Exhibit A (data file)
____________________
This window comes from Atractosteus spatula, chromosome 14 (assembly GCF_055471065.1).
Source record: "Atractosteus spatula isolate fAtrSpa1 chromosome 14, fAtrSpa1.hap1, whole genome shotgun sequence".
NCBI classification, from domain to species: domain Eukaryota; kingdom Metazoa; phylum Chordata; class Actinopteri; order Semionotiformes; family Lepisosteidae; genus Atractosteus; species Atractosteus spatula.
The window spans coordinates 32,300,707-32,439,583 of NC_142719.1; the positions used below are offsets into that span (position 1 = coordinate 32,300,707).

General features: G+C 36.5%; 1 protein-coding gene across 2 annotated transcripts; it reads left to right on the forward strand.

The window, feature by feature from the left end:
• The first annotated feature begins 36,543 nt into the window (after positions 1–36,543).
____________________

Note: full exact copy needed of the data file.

This window comes from Atractosteus spatula, chromosome 14 (assembly GCF_055471065.1).
Source record: "Atractosteus spatula isolate fAtrSpa1 chromosome 14, fAtrSpa1.hap1, whole genome shotgun sequence".
NCBI classification, from domain to species: domain Eukaryota; kingdom Metazoa; phylum Chordata; class Actinopteri; order Semionotiformes; family Lepisosteidae; genus Atractosteus; species Atractosteus spatula.
The window spans coordinates 32,300,707-32,439,583 of NC_142719.1; the positions used below are offsets into that span (position 1 = coordinate 32,300,707).

General features: G+C 36.5%; 1 protein-coding gene across 2 annotated transcripts; it reads left to right on the forward strand.

The window, feature by feature from the left end:
• The first annotated feature begins 36,543 nt into the window (after positions 1–36,543).